Understandable, but not excusable
The revelation that former Prime Minister William Ferguson Massey made racist remarks about Chinese people, while also espousing white supremacist views, has sparked an intriguing debate about how we view historical figures, especially those whose indiscretions were aligned to the mainstream thinking of the time.
Correspondence from Massey, which was unearthed by Massey University academic Steve Elers, includes a number of abhorrent statements such as: ‘‘Nature intended New Zealand to be a white man’s country, and it must be kept as such’’ and ’’I am not a lover or admirer of the Chinese race.’’
Elers has called for a discussion about a possible name change for Massey’s eponymous university, which has campuses in Palmerston North, Wellington and Auckland.
University management has so far sought to distance itself from the debate, an understandable stance given its leading position in the international student field and its strong ties to China and other Asian nations.
As Elers himself quite rightly admits, the Massey University of today is a diverse, multicultural and accepting institution, which is in stark comparison to the views held by the former prime minister.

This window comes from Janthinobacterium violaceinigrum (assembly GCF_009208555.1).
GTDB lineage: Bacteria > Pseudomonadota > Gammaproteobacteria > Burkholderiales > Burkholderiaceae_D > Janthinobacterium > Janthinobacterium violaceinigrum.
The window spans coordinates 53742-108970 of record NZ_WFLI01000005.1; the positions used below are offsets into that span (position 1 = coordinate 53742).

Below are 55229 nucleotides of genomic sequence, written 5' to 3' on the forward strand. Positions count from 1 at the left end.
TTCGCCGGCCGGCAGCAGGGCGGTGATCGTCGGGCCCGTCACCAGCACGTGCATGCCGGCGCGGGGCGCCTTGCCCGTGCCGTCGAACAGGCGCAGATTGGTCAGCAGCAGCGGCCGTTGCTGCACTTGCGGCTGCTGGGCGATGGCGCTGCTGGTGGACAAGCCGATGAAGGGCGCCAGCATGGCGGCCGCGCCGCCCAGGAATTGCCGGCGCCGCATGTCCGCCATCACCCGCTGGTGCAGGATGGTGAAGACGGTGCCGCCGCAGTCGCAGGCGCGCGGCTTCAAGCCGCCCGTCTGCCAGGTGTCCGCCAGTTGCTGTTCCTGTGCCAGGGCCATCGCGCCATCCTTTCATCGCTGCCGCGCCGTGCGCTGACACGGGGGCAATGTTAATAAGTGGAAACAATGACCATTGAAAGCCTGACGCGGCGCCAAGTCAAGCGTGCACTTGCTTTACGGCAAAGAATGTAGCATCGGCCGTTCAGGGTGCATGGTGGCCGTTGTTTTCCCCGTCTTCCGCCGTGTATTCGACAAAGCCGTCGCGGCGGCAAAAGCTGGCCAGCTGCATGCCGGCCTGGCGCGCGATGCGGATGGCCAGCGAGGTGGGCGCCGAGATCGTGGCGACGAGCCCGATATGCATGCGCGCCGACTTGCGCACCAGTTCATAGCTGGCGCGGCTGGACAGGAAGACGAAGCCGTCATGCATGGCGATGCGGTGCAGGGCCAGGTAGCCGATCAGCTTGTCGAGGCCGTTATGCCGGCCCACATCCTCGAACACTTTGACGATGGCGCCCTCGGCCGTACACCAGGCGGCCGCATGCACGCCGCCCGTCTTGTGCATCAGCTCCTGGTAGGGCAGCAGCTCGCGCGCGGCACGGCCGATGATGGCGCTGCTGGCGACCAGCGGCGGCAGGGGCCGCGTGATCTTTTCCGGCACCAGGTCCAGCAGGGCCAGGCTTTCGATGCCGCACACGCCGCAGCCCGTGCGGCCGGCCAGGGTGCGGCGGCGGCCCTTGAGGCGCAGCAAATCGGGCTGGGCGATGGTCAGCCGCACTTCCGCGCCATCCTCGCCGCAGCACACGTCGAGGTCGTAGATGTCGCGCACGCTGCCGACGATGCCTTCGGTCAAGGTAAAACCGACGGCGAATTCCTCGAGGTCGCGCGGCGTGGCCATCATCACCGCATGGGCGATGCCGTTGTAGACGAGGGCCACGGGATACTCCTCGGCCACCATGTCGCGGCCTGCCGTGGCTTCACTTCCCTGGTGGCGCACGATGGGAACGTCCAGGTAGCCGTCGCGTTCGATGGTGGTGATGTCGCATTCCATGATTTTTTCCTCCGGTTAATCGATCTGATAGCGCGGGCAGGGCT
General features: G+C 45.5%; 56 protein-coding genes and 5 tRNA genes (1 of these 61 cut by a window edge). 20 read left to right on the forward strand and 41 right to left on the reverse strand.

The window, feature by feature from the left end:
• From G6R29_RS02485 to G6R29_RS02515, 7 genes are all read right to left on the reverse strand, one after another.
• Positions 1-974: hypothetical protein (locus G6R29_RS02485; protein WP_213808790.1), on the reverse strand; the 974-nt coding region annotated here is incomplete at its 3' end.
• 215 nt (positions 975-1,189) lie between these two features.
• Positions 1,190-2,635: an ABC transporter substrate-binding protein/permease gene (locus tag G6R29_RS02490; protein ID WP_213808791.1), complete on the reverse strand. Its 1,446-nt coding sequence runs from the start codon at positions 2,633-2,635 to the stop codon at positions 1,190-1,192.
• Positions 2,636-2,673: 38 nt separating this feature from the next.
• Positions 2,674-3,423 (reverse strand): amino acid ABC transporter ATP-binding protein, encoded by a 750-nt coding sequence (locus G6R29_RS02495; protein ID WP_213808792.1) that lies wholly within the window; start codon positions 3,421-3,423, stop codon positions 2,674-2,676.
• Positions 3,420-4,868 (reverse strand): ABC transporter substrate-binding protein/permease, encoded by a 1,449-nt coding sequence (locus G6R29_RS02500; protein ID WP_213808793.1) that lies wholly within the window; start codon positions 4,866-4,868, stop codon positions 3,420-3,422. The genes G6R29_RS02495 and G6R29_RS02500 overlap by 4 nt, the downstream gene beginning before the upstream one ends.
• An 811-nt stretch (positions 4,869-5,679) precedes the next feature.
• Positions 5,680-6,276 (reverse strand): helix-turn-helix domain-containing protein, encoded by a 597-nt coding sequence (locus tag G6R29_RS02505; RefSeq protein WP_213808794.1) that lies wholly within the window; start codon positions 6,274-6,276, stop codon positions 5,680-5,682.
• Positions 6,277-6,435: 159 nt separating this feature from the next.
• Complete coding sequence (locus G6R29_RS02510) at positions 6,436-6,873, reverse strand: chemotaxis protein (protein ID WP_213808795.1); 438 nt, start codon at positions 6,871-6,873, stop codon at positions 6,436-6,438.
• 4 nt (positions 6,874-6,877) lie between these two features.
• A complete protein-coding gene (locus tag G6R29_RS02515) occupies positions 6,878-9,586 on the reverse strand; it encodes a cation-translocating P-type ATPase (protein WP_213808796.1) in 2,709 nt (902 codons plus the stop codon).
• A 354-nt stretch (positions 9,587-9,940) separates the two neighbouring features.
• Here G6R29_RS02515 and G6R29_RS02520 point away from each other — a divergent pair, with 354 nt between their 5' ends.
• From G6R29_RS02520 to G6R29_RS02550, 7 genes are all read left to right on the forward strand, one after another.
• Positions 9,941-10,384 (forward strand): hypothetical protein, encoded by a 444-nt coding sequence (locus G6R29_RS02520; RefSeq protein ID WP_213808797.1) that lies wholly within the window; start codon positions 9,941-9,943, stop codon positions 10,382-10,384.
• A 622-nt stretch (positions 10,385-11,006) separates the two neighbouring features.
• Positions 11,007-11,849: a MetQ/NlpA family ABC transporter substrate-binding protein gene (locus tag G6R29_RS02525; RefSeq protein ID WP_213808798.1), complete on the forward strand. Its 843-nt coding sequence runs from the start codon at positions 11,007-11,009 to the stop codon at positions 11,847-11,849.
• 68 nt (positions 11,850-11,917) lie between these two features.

The public reaction to Massey’s words seemingly reveals little appetite for a name change, with many people saying it is unfair to judge him for holding views that were, sadly, quite prevalent in New Zealand during his lifetime.
Prime minister between 1912 and 1925, ‘‘Farmer Bill’’, as he was colloquially known, was a controversial and divisive figure even in his day.
He was known to be a shrewd politician who guided the country through World War I, but some will also remember him for the special constables, branded Massey’s cossacks, he used to violently regain control of the wharves during the 1913 waterfront dispute.
Historical context is relevant, as it provides some understanding of the political and social climates that may have fostered such thinking.
Were his words reflective of widely-held sentiments of the time? Yes.
Does this make them excusable? Certainly not.
There can be no denying that Massey’s statements were racist, and, given their emphatic and frequent nature, it would be easy to argue the man himself was a racist.
Whether or not Massey’s legacy should be completely tarnished will come down to the subjective viewpoints of New Zealanders, but the history books most certainly need to reflect that a man who led our country and whose name adorns schools, parks and a suburb held such reprehensible opinions.
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A portrait of William Massey hangs at Massey University.